Security And The Single Life
Published on 31 May, 2023 | James Brown
Age, it is said, brings wisdom.
For many individuals, that knowledge is, sadly, gleaned from difficult life experiences.
Even though most of the marriage break-ups which I have handled on behalf of clients over the course of my career have been relatively amicable, the very natural emotions which surface during the process can leave those involved with a determination never to repeat it.
It is the kind of sentiment which I’ve been reminded of in recent days due to the publication of figures by the Office for National Statistics (ONS) on the nature of households across the UK (https://www.ons.gov.uk/peoplepopulationandcommunity/birthsdeathsandmarriages/families/bulletins/familiesandhouseholds/2022).
They confirmed the continued rise in the number of people who choose to cohabit. Last year, there were 3.6 million unmarried couples – an increase of 700,000 in a decade and making up 19 per cent of all families.
However, the figures revealed other notable, albeit less pronounced developments. One, for instance, was the number of individuals who now live alone.
In 2022, some 8.3 million people were living alone. Even though just over half (4.4 million) were women, the number of men doing so has increased over the last decade at a far faster rate.
Perhaps even more interestingly, living alone is become more common in older age groups. According to the ONS, more than one-fifth of all men and one-third of women who live on their own were aged over 75.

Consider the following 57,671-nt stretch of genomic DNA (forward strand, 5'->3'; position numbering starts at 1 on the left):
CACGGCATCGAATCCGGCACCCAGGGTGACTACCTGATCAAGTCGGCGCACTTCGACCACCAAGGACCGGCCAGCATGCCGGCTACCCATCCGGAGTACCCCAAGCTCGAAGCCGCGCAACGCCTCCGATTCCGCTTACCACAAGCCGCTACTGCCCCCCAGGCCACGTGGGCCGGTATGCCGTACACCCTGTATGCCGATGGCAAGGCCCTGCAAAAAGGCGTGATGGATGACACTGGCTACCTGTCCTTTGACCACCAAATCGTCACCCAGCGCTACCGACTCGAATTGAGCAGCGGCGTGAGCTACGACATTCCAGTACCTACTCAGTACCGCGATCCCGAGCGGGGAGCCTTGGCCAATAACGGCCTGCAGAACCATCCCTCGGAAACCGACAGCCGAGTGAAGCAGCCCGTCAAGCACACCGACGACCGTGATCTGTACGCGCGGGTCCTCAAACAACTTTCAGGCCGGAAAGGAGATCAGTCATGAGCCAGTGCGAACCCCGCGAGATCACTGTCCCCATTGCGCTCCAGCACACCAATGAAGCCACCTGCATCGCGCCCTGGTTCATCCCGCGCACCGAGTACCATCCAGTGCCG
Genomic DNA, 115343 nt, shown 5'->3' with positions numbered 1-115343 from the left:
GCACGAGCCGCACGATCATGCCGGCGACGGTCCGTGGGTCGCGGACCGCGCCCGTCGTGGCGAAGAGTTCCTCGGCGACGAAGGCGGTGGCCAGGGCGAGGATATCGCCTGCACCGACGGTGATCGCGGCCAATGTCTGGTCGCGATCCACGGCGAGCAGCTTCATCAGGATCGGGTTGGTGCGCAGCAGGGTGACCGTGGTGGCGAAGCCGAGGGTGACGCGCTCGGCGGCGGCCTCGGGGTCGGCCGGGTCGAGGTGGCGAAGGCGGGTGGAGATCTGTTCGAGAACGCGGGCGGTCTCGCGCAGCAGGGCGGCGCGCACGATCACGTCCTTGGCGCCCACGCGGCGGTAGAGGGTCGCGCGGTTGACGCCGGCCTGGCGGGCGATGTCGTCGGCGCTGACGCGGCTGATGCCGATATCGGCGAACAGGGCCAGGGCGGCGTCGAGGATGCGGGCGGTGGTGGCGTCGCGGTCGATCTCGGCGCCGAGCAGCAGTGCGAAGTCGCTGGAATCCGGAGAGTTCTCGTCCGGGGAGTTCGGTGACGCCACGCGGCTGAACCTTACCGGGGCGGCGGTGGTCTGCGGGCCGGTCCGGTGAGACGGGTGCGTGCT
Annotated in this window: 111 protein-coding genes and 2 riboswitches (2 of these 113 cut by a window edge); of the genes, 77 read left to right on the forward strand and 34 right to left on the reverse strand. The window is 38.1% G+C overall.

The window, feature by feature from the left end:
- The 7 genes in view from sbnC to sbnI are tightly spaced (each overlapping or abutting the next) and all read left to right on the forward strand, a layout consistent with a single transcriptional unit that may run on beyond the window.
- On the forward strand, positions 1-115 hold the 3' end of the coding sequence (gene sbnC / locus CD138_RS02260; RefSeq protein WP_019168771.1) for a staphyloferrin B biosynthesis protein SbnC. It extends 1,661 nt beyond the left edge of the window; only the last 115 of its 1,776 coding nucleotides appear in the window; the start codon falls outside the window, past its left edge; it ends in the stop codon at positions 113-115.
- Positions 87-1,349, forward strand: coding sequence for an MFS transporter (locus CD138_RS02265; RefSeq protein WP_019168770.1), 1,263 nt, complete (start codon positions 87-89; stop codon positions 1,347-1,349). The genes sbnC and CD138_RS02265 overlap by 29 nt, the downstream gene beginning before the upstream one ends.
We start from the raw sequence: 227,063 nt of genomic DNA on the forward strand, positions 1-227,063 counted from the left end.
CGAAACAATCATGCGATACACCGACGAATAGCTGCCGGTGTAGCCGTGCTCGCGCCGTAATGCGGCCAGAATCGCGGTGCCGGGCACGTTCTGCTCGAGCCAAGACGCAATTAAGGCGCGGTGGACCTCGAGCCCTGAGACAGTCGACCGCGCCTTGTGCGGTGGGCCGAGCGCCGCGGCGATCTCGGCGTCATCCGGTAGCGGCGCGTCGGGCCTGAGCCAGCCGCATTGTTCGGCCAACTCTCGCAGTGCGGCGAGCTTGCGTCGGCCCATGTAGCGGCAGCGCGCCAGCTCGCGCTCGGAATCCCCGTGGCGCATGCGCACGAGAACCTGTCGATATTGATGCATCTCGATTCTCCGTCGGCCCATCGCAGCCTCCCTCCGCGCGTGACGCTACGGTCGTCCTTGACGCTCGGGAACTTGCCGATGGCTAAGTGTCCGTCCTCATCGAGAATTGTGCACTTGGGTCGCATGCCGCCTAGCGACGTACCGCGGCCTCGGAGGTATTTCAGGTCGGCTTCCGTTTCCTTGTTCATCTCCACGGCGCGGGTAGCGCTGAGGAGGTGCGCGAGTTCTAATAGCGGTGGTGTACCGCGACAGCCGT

It is not always easy to discern why such patterns occur, especially on a national scale and without a single, definitive trigger.
Nevertheless, the cases which myself and my colleagues at Hall Brown do offer some insight.
I have handled many divorces in which the individuals concerned have gone on to marry a second or even a third time. Most have been women.
Many have remarked on the importance of having financial and emotional security as they grow older.
It is a trend which is not confined to my own clients. The latest marriage data from the ONS shows that there were 20,563 women who married in 2020 having previously divorced (https://www.ons.gov.uk/peoplepopulationandcommunity/birthsdeathsandmarriages/marriagecohabitationandcivilpartnerships/bulletins/marriagesinenglandandwalesprovisional/2020).
Although a similar number of men (20,616) did likewise, the increase in the number of divorcées remarrying was greater.
As I’ve been telling both James Beal, the Times’ Social Affairs Correspondent, and Shelagh Fogarty on LBC, that could be because men who might have been the principal breadwinner in a marriage are generally more conscious of the impact of divorce on their finances.
They are alive to the fact that divorce second time around risks compounding the effect of the first, particularly when they have less time to make up whatever wealth they may have lost before they retire.
When one considers the further generational impact which later marriages might have on intended inheritance provisions for their children and it is perhaps easy to understand where some of that reluctance comes from.
It’s worth pointing out, of course, that living alone does not necessarily mean that these men aren’t in a relationship.
They don’t, however, have the kind of domestic arrangements which might give rise to a claim on their assets in the future.